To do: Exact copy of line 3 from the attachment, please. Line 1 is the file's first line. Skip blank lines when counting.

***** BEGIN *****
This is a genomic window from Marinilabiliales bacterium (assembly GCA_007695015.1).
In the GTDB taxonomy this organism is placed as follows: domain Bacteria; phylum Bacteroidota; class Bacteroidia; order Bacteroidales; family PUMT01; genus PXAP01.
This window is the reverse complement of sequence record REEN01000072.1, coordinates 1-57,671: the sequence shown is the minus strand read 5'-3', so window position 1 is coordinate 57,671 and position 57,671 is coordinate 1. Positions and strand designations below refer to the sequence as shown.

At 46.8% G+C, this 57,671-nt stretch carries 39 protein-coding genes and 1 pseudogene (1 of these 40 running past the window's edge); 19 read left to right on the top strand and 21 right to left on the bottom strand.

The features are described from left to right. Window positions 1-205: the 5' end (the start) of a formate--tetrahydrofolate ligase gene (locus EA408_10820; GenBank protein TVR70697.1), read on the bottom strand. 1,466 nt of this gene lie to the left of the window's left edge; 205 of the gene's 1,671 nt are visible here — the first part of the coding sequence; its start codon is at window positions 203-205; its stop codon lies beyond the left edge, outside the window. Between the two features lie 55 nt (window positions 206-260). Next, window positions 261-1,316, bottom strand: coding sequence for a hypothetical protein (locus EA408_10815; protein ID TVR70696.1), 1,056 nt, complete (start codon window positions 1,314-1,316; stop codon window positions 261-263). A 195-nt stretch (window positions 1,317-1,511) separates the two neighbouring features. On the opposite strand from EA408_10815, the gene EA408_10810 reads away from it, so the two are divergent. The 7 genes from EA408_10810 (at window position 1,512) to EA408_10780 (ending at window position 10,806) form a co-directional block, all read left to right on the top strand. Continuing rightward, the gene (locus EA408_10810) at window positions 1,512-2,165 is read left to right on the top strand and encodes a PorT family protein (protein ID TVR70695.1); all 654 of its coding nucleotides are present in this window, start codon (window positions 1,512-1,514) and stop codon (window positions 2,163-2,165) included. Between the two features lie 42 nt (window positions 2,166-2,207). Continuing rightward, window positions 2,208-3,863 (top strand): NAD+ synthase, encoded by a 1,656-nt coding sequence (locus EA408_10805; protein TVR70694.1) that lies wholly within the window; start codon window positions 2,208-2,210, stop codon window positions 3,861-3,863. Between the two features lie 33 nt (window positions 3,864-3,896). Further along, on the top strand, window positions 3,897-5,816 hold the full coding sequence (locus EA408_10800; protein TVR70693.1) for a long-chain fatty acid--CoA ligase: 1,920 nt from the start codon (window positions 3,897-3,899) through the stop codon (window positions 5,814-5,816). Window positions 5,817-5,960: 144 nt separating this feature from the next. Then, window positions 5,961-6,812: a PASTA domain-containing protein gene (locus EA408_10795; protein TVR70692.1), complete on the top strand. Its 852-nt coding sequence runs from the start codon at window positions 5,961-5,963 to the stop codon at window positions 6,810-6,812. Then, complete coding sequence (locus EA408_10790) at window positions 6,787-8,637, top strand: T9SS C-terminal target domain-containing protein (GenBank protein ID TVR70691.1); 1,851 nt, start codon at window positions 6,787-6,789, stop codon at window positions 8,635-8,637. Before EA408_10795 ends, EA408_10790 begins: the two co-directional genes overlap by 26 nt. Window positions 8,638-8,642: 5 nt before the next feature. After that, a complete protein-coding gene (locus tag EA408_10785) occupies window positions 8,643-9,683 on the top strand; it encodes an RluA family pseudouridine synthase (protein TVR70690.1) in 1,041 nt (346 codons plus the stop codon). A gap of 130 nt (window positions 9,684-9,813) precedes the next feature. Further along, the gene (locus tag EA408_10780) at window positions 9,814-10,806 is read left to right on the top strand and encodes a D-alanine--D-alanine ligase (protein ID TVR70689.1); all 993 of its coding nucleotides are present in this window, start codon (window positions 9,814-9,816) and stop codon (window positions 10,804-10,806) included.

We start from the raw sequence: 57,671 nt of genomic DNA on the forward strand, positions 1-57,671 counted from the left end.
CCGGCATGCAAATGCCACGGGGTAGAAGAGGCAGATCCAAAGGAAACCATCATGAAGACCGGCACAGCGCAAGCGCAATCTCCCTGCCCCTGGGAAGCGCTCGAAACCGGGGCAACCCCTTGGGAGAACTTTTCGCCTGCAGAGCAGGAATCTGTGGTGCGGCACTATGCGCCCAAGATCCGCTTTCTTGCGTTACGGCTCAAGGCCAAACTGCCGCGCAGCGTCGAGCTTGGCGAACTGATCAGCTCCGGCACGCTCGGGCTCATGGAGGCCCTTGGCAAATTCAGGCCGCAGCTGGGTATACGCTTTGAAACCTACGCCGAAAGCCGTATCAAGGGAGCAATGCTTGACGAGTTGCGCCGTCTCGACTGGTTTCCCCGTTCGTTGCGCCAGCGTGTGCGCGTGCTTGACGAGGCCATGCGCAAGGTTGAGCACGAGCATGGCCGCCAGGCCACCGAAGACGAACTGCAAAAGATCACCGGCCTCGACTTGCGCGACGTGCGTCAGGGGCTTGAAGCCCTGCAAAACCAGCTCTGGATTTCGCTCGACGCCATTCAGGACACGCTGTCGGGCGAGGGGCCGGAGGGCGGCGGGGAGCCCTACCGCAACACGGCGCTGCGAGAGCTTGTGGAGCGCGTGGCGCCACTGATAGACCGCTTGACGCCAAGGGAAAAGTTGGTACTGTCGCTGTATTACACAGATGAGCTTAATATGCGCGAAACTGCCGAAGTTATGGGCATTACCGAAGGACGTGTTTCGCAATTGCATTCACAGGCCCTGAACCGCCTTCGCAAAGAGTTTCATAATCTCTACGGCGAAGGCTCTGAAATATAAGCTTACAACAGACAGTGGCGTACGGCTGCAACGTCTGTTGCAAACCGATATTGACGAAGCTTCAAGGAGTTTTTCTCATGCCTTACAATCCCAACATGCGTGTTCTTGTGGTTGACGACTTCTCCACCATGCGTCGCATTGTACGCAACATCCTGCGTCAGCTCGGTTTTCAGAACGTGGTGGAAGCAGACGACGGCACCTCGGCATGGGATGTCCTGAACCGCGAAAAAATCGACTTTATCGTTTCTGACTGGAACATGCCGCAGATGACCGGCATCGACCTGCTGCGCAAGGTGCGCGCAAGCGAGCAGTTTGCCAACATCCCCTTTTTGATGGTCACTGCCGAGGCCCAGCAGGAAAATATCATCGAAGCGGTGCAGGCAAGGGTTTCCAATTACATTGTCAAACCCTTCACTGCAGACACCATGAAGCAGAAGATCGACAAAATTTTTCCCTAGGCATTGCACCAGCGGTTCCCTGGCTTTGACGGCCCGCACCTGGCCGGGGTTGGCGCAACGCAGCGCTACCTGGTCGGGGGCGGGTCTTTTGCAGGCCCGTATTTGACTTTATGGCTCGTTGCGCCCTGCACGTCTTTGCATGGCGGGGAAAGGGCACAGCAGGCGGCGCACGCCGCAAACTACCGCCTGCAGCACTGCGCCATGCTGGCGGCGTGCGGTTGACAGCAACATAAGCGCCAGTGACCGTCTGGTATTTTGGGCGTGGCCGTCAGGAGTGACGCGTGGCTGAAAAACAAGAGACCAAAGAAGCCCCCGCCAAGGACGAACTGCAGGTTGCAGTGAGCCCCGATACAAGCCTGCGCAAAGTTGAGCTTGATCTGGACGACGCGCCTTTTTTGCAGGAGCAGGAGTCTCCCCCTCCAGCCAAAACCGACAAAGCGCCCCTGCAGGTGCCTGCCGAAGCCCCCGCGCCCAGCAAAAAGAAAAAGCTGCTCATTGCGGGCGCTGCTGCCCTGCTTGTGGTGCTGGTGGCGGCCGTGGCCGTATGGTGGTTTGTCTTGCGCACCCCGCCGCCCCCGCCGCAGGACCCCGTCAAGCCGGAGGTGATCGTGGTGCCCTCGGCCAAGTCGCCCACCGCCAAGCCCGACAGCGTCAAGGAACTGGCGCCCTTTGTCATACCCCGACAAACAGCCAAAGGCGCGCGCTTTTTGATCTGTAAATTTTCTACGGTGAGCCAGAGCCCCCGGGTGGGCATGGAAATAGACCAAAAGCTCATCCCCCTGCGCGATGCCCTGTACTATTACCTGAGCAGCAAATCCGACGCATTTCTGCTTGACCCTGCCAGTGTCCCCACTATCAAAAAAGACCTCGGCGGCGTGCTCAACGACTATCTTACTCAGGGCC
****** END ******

This window is the reverse complement of sequence record REEN01000072.1, coordinates 1-57,671: the sequence shown is the minus strand read 5'-3', so window position 1 is coordinate 57,671 and position 57,671 is coordinate 1. Positions and strand designations below refer to the sequence as shown.